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News Lawsuit due to SMR HDDs being sold as suitable for RAID


Senior member
Apr 26, 2015
Why would WD do this in the 1st place and then reveal it to the public? What is the catch? They obviously knew that they will get sued for this.
Sometimes i dont understand these corporate decisions, anyone works there and maybe can explain?


Aug 25, 2001
I'm glad that they're getting SUED. No "NAS drive" should use SMR tech. No-way.

WORM-like applications, like backups, that simply append backup files to the end, sure, use "Archive" or "SMR" drives, in singles, for that application. FINE. Just make sure to disclose CLEARLY that those drives in those external USB 3.0 enclosures, are ARCHIVAL or SMR / SHINGLED drives, and more oriented towards WORM-type applications.

Fallen Kell

Diamond Member
Oct 9, 1999
They all released drives that were SMR and didn’t label the disk as such. The real problem was that WD put them in model lines designed for home RAID and NAS usage. That is the real problem. All big three manufacturers initially labeled the SMR disks as such initially, but my guess is they didn’t see good sales data on the drives and as such quietly started releasing new models which were not labeled as SMR to try and boost sales. Sure, for some applications SMR is fine. But really, if you look at the market, the only big market factors for traditional hard drive sales is now for consumer and small corporate RAID systems, something that SMR utterly fails.


Cases and Cooling Mod PC Gaming Mod Elite Member
Super Moderator
Sep 28, 2005
hy would WD do this in the 1st place and then reveal it to the public?
They didnt reveal it.
They schucked it in the lower tier drives, hoped people would be running single drive config and prayed no one would use them in a massive ZFS / RAID 6/10 array.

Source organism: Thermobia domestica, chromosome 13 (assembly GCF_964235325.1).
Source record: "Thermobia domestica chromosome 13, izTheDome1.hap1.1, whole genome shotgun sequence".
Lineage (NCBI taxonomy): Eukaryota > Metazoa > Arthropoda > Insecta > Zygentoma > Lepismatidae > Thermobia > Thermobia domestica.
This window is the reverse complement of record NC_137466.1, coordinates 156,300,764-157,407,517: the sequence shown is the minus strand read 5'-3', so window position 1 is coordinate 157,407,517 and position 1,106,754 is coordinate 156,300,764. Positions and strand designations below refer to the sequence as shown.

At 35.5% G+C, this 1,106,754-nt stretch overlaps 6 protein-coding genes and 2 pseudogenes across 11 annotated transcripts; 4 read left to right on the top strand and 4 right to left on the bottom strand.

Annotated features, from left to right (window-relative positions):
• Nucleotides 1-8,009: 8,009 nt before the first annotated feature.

When people started to realize file transfer rates were absymal compared to the higher tier red's, they then did independant investigation and realized WD scamed them.

Seagate and the other vendors were smart tho, because they did not put them on there NAS drives which do not typically go in ZFS / RAID 6/10.
SMR by single drive standards is OK, testing has shown this, but when it goes into prolong high cap storage transfers, they start to tank and rebuilding redudant arrays can take AGES... and if your unlucky, you can have another drive fail while its rebuilding.

Honestly i also do not understand which smart VP thought this was a good idea at WD, and i can see upper management asking him to pack up his stuff pretty soon.


May 19, 2011
To whomever downvoted me, Seagate are doing it, just not being aimed directly for NAS/RAID.

For example:

IMO any SMR HDD should be explictly labelled as such, and the fact that some HDD manufacturers aren't doing so is inherently dishonest because the write performance sucks. WD got hit with a lawsuit because their product was strictly speaking not fit for purpose, whereas a crappy performance HDD aimed at general purpose applications isn't strictly unfit for purpose, it just sucks.
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